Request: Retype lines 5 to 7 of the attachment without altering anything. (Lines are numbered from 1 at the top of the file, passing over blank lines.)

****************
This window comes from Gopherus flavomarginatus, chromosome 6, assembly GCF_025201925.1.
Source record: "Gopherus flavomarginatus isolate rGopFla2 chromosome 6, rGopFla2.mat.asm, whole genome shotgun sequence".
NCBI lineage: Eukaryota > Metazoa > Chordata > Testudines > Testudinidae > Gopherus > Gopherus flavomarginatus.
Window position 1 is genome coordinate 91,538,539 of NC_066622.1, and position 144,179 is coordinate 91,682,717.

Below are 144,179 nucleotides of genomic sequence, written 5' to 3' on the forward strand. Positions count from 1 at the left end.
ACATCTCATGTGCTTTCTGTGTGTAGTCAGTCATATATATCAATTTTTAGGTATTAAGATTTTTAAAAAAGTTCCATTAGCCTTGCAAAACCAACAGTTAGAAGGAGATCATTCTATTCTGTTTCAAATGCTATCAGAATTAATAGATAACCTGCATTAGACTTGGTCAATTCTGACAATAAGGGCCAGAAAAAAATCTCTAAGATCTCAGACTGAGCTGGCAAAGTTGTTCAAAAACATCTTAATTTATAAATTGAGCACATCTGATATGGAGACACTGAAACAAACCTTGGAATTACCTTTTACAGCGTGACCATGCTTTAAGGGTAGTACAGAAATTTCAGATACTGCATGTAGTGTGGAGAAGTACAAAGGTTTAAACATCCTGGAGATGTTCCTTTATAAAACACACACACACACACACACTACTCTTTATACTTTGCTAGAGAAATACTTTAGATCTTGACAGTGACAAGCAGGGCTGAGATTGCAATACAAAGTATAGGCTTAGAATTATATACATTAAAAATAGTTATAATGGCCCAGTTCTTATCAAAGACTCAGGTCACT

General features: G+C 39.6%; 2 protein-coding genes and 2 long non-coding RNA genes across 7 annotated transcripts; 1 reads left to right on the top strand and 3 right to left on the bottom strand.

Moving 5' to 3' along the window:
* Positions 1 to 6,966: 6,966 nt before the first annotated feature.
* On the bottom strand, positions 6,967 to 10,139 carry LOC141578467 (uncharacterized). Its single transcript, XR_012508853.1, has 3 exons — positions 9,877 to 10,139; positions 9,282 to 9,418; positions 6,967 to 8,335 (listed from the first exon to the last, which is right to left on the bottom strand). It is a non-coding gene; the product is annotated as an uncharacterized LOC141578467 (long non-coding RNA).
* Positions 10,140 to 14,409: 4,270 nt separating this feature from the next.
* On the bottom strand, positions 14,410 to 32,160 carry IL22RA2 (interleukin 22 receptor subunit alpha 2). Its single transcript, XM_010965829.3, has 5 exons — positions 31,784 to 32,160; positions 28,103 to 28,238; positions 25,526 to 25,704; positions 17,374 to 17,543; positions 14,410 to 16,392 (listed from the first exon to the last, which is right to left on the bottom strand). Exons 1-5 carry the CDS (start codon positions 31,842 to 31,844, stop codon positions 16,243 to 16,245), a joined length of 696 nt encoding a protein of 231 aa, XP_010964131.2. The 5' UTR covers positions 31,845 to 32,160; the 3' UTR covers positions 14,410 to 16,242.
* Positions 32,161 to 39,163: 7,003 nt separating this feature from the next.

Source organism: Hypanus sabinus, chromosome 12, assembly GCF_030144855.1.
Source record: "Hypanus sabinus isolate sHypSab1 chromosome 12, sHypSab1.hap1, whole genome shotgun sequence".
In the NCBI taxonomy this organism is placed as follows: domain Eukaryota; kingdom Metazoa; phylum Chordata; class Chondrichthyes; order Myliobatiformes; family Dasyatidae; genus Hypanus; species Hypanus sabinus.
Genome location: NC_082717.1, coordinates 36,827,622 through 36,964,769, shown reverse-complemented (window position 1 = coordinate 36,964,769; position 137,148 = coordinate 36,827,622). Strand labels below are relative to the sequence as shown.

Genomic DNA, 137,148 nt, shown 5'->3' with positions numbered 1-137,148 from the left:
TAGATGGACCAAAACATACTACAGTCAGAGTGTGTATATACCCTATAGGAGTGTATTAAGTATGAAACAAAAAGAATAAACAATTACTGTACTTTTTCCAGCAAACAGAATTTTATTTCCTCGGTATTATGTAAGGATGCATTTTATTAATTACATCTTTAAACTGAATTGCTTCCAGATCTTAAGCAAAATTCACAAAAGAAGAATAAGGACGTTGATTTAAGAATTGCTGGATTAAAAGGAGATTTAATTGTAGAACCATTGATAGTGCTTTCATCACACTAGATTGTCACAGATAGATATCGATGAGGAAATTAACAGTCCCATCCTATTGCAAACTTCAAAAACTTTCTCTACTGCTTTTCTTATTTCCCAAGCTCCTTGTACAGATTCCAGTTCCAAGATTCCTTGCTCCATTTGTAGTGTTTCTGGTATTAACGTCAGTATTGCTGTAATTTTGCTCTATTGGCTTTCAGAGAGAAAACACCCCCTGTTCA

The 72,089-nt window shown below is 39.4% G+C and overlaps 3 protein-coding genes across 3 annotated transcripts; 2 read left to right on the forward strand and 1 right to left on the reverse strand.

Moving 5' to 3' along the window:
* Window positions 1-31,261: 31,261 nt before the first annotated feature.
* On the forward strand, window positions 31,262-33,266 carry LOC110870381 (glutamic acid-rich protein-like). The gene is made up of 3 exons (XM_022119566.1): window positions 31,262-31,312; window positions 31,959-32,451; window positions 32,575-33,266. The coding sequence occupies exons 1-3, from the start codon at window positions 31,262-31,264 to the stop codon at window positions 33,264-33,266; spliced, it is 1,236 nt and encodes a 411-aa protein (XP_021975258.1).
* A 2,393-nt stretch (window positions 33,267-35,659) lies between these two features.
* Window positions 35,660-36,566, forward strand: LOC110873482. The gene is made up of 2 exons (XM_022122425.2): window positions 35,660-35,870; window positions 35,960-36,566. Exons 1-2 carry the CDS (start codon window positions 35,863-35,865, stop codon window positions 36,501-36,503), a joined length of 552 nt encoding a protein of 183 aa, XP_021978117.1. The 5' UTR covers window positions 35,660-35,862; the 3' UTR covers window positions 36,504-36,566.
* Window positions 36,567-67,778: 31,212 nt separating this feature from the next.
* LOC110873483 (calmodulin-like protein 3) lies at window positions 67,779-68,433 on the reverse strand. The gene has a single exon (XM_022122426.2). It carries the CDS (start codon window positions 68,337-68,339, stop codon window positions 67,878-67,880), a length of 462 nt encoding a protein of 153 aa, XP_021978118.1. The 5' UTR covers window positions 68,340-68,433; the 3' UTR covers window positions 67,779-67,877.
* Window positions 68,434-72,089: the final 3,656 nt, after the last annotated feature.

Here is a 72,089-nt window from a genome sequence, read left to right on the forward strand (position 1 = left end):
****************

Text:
Below are 144,179 nucleotides of genomic sequence, written 5' to 3' on the forward strand. Positions count from 1 at the left end.
ACATCTCATGTGCTTTCTGTGTGTAGTCAGTCATATATATCAATTTTTAGGTATTAAGATTTTTAAAAAAGTTCCATTAGCCTTGCAAAACCAACAGTTAGAAGGAGATCATTCTATTCTGTTTCAAATGCTATCAGAATTAATAGATAACCTGCATTAGACTTGGTCAATTCTGACAATAAGGGCCAGAAAAAAATCTCTAAGATCTCAGACTGAGCTGGCAAAGTTGTTCAAAAACATCTTAATTTATAAATTGAGCACATCTGATATGGAGACACTGAAACAAACCTTGGAATTACCTTTTACAGCGTGACCATGCTTTAAGGGTAGTACAGAAATTTCAGATACTGCATGTAGTGTGGAGAAGTACAAAGGTTTAAACATCCTGGAGATGTTCCTTTATAAAACACACACACACACACACACTACTCTTTATACTTTGCTAGAGAAATACTTTAGATCTTGACAGTGACAAGCAGGGCTGAGATTGCAATACAAAGTATAGGCTTAGAATTATATACATTAAAAATAGTTATAATGGCCCAGTTCTTATCAAAGACTCAGGTCACT

General features: G+C 39.6%; 2 protein-coding genes and 2 long non-coding RNA genes across 7 annotated transcripts; 1 reads left to right on the top strand and 3 right to left on the bottom strand.